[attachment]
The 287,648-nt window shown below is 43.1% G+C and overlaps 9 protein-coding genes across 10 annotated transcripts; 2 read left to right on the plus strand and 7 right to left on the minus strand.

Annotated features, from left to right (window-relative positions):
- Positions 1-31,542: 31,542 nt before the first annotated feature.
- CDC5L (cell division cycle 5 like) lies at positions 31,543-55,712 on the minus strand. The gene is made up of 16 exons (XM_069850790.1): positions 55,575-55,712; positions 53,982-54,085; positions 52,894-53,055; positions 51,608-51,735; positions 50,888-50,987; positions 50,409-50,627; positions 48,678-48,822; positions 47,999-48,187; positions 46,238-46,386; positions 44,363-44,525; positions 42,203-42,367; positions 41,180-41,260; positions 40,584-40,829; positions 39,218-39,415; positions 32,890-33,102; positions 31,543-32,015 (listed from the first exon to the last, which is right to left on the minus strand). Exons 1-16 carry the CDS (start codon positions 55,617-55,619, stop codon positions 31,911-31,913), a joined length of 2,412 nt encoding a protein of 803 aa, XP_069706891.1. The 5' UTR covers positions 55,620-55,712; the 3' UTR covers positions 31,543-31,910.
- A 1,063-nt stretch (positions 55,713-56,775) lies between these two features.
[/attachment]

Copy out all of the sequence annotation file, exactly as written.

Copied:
The 287,648-nt window shown below is 43.1% G+C and overlaps 9 protein-coding genes across 10 annotated transcripts; 2 read left to right on the plus strand and 7 right to left on the minus strand.

Annotated features, from left to right (window-relative positions):
- Positions 1-31,542: 31,542 nt before the first annotated feature.
- CDC5L (cell division cycle 5 like) lies at positions 31,543-55,712 on the minus strand. The gene is made up of 16 exons (XM_069850790.1): positions 55,575-55,712; positions 53,982-54,085; positions 52,894-53,055; positions 51,608-51,735; positions 50,888-50,987; positions 50,409-50,627; positions 48,678-48,822; positions 47,999-48,187; positions 46,238-46,386; positions 44,363-44,525; positions 42,203-42,367; positions 41,180-41,260; positions 40,584-40,829; positions 39,218-39,415; positions 32,890-33,102; positions 31,543-32,015 (listed from the first exon to the last, which is right to left on the minus strand). Exons 1-16 carry the CDS (start codon positions 55,617-55,619, stop codon positions 31,911-31,913), a joined length of 2,412 nt encoding a protein of 803 aa, XP_069706891.1. The 5' UTR covers positions 55,620-55,712; the 3' UTR covers positions 31,543-31,910.
- A 1,063-nt stretch (positions 55,713-56,775) lies between these two features.